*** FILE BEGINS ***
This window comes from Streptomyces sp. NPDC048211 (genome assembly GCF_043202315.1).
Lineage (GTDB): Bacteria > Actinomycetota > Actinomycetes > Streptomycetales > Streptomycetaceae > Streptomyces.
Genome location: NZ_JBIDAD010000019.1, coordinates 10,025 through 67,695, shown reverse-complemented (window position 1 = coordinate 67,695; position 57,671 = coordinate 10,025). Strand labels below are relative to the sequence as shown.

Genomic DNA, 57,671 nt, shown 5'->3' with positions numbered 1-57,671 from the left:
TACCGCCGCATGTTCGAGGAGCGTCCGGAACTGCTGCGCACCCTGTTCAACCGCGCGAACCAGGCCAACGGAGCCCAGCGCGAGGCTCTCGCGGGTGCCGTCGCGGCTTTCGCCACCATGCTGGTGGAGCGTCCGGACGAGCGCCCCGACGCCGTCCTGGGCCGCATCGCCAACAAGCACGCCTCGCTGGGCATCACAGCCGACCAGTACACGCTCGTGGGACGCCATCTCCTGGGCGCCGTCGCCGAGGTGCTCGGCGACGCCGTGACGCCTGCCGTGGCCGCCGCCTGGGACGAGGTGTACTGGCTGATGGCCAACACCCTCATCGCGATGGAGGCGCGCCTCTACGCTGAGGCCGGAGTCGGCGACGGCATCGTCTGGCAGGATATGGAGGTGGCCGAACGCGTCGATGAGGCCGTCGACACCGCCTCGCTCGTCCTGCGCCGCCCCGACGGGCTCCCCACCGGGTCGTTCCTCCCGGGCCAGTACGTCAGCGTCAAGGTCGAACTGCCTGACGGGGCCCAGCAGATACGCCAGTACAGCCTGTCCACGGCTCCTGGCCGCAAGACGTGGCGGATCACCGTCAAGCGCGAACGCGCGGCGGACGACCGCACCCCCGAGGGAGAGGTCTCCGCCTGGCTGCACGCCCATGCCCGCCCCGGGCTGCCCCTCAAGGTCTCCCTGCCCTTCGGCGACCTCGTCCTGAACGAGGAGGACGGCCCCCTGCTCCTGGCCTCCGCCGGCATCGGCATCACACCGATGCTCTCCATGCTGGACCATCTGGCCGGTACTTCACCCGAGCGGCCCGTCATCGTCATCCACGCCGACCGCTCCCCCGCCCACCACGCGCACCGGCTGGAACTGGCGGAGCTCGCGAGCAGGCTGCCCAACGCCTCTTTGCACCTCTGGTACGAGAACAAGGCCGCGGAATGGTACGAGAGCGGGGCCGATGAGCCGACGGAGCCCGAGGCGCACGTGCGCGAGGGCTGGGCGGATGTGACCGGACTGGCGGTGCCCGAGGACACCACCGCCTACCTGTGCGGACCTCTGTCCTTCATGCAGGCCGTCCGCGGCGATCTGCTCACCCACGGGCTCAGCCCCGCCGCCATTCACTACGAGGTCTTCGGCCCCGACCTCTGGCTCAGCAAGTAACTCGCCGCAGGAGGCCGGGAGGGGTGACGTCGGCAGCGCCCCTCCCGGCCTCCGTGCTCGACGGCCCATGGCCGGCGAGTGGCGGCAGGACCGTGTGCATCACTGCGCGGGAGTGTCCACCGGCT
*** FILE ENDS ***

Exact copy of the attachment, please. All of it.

This window comes from Streptomyces sp. NPDC048211 (genome assembly GCF_043202315.1).
Lineage (GTDB): Bacteria > Actinomycetota > Actinomycetes > Streptomycetales > Streptomycetaceae > Streptomyces.
Genome location: NZ_JBIDAD010000019.1, coordinates 10,025 through 67,695, shown reverse-complemented (window position 1 = coordinate 67,695; position 57,671 = coordinate 10,025). Strand labels below are relative to the sequence as shown.

Genomic DNA, 57,671 nt, shown 5'->3' with positions numbered 1-57,671 from the left:
TACCGCCGCATGTTCGAGGAGCGTCCGGAACTGCTGCGCACCCTGTTCAACCGCGCGAACCAGGCCAACGGAGCCCAGCGCGAGGCTCTCGCGGGTGCCGTCGCGGCTTTCGCCACCATGCTGGTGGAGCGTCCGGACGAGCGCCCCGACGCCGTCCTGGGCCGCATCGCCAACAAGCACGCCTCGCTGGGCATCACAGCCGACCAGTACACGCTCGTGGGACGCCATCTCCTGGGCGCCGTCGCCGAGGTGCTCGGCGACGCCGTGACGCCTGCCGTGGCCGCCGCCTGGGACGAGGTGTACTGGCTGATGGCCAACACCCTCATCGCGATGGAGGCGCGCCTCTACGCTGAGGCCGGAGTCGGCGACGGCATCGTCTGGCAGGATATGGAGGTGGCCGAACGCGTCGATGAGGCCGTCGACACCGCCTCGCTCGTCCTGCGCCGCCCCGACGGGCTCCCCACCGGGTCGTTCCTCCCGGGCCAGTACGTCAGCGTCAAGGTCGAACTGCCTGACGGGGCCCAGCAGATACGCCAGTACAGCCTGTCCACGGCTCCTGGCCGCAAGACGTGGCGGATCACCGTCAAGCGCGAACGCGCGGCGGACGACCGCACCCCCGAGGGAGAGGTCTCCGCCTGGCTGCACGCCCATGCCCGCCCCGGGCTGCCCCTCAAGGTCTCCCTGCCCTTCGGCGACCTCGTCCTGAACGAGGAGGACGGCCCCCTGCTCCTGGCCTCCGCCGGCATCGGCATCACACCGATGCTCTCCATGCTGGACCATCTGGCCGGTACTTCACCCGAGCGGCCCGTCATCGTCATCCACGCCGACCGCTCCCCCGCCCACCACGCGCACCGGCTGGAACTGGCGGAGCTCGCGAGCAGGCTGCCCAACGCCTCTTTGCACCTCTGGTACGAGAACAAGGCCGCGGAATGGTACGAGAGCGGGGCCGATGAGCCGACGGAGCCCGAGGCGCACGTGCGCGAGGGCTGGGCGGATGTGACCGGACTGGCGGTGCCCGAGGACACCACCGCCTACCTGTGCGGACCTCTGTCCTTCATGCAGGCCGTCCGCGGCGATCTGCTCACCCACGGGCTCAGCCCCGCCGCCATTCACTACGAGGTCTTCGGCCCCGACCTCTGGCTCAGCAAGTAACTCGCCGCAGGAGGCCGGGAGGGGTGACGTCGGCAGCGCCCCTCCCGGCCTCCGTGCTCGACGGCCCATGGCCGGCGAGTGGCGGCAGGACCGTGTGCATCACTGCGCGGGAGTGTCCACCGGCT